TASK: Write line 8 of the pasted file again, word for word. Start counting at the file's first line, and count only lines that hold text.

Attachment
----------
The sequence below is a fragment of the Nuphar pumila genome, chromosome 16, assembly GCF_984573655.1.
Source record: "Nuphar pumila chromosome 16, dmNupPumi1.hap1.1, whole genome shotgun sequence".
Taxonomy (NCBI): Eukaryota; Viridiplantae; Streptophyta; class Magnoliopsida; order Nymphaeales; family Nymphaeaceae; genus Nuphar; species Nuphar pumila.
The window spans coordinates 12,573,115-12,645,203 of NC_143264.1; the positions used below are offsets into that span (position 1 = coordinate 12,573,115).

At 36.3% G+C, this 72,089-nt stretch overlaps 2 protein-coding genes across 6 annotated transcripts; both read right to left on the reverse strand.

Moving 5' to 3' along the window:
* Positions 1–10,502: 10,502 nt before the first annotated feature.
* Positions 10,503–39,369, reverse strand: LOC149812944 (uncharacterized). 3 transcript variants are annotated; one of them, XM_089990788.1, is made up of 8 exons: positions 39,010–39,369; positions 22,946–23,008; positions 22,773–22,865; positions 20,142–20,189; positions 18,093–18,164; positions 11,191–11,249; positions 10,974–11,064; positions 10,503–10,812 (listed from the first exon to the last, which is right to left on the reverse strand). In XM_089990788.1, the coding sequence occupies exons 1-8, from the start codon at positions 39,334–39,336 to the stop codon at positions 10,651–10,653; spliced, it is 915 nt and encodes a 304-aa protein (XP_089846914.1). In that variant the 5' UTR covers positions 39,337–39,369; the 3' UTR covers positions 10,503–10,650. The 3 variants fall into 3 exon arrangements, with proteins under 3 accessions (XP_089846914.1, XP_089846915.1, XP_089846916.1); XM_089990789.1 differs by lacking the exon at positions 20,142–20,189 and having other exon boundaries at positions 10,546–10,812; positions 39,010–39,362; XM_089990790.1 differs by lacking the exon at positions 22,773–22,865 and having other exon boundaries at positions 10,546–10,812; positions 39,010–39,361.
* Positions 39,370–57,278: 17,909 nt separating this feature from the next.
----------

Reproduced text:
* Positions 10,503–39,369, reverse strand: LOC149812944 (uncharacterized). 3 transcript variants are annotated; one of them, XM_089990788.1, is made up of 8 exons: positions 39,010–39,369; positions 22,946–23,008; positions 22,773–22,865; positions 20,142–20,189; positions 18,093–18,164; positions 11,191–11,249; positions 10,974–11,064; positions 10,503–10,812 (listed from the first exon to the last, which is right to left on the reverse strand). In XM_089990788.1, the coding sequence occupies exons 1-8, from the start codon at positions 39,334–39,336 to the stop codon at positions 10,651–10,653; spliced, it is 915 nt and encodes a 304-aa protein (XP_089846914.1). In that variant the 5' UTR covers positions 39,337–39,369; the 3' UTR covers positions 10,503–10,650. The 3 variants fall into 3 exon arrangements, with proteins under 3 accessions (XP_089846914.1, XP_089846915.1, XP_089846916.1); XM_089990789.1 differs by lacking the exon at positions 20,142–20,189 and having other exon boundaries at positions 10,546–10,812; positions 39,010–39,362; XM_089990790.1 differs by lacking the exon at positions 22,773–22,865 and having other exon boundaries at positions 10,546–10,812; positions 39,010–39,361.